It’s got show-stopping fall color — the red and yellow really catch the eye even from a distance — and it’s simple to grow. However, burning bush (Euonymus altatus) grows fast, up to 15 feet in height, so it typically needs regular pruning where space is lacking. And it has become invasive in woodlands in the East, Midwest and South, thanks to seeds dispersed by birds. It can’t even be legally sold in Massachusetts and New Hampshire.

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Bush Honeysuckle

Bush honeysuckle (Lonicera spp.) has fragrant flowers and bright red berries. Sounds good, right? But it’s a nasty pest that spreads by roots and seeds. This flowering shrub pops up everywhere and out-competes native vegetation simply because it is so undemanding. Sun, shade, wet, dry — to bush honeysuckle, it’s all good. And if you grow one, it’s all bad (for you).

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It’s a tough shrub with bright orange or red berries. It can be trained into a topiary, too. However, pyracantha is a problem in California, Texas and parts of the Deep South, where it has invasive tendencies. Elsewhere it’s just a hassle to deal with, thanks to thorny branches and a tendency to “bite back,” meaning you have to deal with the thorns as you remove the dead wood.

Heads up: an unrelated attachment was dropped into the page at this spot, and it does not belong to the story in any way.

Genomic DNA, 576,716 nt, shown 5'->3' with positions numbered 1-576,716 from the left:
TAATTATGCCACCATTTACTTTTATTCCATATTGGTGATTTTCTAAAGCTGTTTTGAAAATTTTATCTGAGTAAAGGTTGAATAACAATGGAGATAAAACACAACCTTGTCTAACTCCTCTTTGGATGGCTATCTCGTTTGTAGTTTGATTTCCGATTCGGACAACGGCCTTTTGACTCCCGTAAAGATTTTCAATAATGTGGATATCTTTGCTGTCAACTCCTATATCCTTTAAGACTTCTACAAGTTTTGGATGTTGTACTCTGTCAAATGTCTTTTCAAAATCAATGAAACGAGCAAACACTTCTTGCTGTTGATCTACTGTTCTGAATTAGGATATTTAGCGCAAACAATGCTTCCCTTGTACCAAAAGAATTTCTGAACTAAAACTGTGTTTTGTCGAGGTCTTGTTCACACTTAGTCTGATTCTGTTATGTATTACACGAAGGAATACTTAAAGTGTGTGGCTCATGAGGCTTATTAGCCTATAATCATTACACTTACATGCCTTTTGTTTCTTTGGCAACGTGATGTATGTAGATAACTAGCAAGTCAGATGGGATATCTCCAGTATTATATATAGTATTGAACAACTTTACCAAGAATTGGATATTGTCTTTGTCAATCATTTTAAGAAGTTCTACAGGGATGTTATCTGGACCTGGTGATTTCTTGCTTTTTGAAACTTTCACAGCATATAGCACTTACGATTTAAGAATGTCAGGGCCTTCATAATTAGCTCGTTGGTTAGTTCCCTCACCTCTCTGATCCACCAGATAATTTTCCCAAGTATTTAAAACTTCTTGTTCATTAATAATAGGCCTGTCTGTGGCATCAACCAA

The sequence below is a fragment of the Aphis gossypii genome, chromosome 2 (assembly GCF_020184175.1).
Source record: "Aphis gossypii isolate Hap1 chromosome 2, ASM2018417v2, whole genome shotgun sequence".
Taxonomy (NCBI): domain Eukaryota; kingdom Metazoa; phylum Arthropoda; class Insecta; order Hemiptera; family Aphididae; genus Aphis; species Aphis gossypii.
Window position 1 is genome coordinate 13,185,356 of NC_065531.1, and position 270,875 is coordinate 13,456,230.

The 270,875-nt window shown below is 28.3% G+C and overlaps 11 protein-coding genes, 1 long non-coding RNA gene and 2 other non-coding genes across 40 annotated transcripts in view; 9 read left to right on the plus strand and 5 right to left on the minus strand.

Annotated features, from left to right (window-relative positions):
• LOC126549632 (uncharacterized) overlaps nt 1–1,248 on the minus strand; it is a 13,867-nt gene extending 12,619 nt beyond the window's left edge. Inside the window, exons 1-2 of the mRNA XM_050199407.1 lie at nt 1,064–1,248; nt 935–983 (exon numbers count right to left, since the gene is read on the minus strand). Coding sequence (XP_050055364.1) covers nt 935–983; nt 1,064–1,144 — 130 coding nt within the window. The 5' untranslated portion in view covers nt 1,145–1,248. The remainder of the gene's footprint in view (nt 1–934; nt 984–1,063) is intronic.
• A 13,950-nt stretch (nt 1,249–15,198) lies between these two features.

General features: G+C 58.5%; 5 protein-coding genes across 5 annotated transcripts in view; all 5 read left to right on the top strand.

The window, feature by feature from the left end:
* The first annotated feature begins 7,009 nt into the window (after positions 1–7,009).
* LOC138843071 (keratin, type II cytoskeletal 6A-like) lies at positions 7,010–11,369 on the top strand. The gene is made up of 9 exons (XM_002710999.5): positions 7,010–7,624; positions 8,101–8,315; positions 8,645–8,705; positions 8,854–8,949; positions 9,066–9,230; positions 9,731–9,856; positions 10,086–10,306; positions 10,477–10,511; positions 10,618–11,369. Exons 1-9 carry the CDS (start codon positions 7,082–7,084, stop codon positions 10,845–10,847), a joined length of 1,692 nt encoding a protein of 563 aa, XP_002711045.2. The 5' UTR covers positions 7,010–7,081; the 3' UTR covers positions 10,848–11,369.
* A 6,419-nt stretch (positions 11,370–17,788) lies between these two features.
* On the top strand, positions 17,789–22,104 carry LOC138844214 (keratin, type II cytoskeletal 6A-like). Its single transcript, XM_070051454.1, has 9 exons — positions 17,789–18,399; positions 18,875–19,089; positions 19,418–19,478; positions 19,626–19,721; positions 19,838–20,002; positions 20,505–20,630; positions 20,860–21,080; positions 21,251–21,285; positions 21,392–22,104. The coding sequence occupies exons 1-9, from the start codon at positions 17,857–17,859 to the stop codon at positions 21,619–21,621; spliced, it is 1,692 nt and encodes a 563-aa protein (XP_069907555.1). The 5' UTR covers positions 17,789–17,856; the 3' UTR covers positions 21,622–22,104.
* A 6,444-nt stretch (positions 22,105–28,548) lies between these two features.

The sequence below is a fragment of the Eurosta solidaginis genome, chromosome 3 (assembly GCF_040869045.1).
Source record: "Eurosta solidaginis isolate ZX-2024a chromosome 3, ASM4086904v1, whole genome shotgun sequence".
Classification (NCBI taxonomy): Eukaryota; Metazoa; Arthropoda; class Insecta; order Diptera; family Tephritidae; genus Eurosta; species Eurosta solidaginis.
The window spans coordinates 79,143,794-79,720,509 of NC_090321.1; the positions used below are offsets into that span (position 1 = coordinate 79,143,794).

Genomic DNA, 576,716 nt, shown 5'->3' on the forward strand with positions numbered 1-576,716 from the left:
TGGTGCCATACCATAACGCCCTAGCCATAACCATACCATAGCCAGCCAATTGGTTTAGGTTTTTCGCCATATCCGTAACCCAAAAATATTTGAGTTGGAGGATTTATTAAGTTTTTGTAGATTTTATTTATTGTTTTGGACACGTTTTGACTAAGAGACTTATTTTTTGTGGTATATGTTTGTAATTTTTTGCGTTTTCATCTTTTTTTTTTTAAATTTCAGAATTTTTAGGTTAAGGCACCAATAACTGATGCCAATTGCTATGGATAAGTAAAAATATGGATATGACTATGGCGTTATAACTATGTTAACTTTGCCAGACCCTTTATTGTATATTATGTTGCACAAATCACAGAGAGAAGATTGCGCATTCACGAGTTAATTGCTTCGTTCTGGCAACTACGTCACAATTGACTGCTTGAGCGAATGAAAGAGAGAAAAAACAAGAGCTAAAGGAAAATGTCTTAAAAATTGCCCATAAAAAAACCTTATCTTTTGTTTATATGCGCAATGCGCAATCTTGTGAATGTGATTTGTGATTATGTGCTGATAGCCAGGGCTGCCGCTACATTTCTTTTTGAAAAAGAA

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Butterfly Bush

Butterfly bush (Buddleja davidii) has its virtues. After all, it attracts butterflies — that can’t be bad. And it’s drought tolerant and has pretty flowers.

In northern climes, however, it dies back to the roots in winter, so you have to cut it back to the ground in spring (more work) and hope it still flowers. And in areas like the Pacific Northwest and much of the East, butterfly bush is considered invasive. If you do grow one, look for a sterile cultivar.

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Like so many other invasive species, the buckthorn shrub (Rhamnus cathartica) was brought to this country as an ornamental. It’s now considered a noxious weed because it outcompetes native vegetation, forming an impenetrable barrier and degrading wildlife habitat. It’s difficult to get rid of buckthorn. Its thorny nature is no fun to work with, so good luck taking a pruning saw to it.

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Everyone loves this golden harbinger of spring when it’s in bloom, for about 15 minutes in early spring. Seriously. The show is about a week long, and then you have a green blob the rest of the growing season. Make that a green blob constantly in need of a haircut, because forsythia tends to look unruly if it doesn’t get a regular snip. More maintenance and fewer flowers (if you wait too long to prune it) is not a recipe for a great shrub when there are so many better candidates.

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Autumn Olive

This weedy shrub has sharp thorns, which makes it a pain to deal with. Literally. But the real threat is that autumn olive (Elaeagnusspp.) is easily spread by birds, then ends up out-competing other plants because it is so adaptable. It even makes its own nitrogen. It’s actually banned in a number of states.